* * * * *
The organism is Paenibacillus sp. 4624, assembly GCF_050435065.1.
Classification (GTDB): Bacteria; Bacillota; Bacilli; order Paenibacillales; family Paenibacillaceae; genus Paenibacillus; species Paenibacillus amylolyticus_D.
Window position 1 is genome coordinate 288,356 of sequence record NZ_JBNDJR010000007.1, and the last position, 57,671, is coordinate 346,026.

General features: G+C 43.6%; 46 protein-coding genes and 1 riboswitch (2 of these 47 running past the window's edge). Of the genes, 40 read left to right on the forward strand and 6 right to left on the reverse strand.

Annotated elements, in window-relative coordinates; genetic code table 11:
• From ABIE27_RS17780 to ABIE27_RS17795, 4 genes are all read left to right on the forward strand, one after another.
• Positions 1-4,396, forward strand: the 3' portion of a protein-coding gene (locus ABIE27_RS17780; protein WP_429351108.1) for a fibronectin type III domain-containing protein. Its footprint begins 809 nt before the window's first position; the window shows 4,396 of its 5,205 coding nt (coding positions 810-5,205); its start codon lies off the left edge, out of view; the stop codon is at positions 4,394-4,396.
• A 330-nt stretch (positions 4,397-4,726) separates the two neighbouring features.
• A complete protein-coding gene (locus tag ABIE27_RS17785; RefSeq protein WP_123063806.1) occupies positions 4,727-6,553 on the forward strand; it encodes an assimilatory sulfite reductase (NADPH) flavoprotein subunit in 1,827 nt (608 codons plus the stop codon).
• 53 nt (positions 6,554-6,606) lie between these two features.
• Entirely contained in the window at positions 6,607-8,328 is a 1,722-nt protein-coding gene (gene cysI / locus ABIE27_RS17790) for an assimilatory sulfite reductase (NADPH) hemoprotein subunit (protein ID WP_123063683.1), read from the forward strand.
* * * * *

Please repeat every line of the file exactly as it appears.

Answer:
The organism is Paenibacillus sp. 4624, assembly GCF_050435065.1.
Classification (GTDB): Bacteria; Bacillota; Bacilli; order Paenibacillales; family Paenibacillaceae; genus Paenibacillus; species Paenibacillus amylolyticus_D.
Window position 1 is genome coordinate 288,356 of sequence record NZ_JBNDJR010000007.1, and the last position, 57,671, is coordinate 346,026.

General features: G+C 43.6%; 46 protein-coding genes and 1 riboswitch (2 of these 47 running past the window's edge). Of the genes, 40 read left to right on the forward strand and 6 right to left on the reverse strand.

Annotated elements, in window-relative coordinates; genetic code table 11:
• From ABIE27_RS17780 to ABIE27_RS17795, 4 genes are all read left to right on the forward strand, one after another.
• Positions 1-4,396, forward strand: the 3' portion of a protein-coding gene (locus ABIE27_RS17780; protein WP_429351108.1) for a fibronectin type III domain-containing protein. Its footprint begins 809 nt before the window's first position; the window shows 4,396 of its 5,205 coding nt (coding positions 810-5,205); its start codon lies off the left edge, out of view; the stop codon is at positions 4,394-4,396.
• A 330-nt stretch (positions 4,397-4,726) separates the two neighbouring features.
• A complete protein-coding gene (locus tag ABIE27_RS17785; RefSeq protein WP_123063806.1) occupies positions 4,727-6,553 on the forward strand; it encodes an assimilatory sulfite reductase (NADPH) flavoprotein subunit in 1,827 nt (608 codons plus the stop codon).
• 53 nt (positions 6,554-6,606) lie between these two features.
• Entirely contained in the window at positions 6,607-8,328 is a 1,722-nt protein-coding gene (gene cysI / locus ABIE27_RS17790) for an assimilatory sulfite reductase (NADPH) hemoprotein subunit (protein ID WP_123063683.1), read from the forward strand.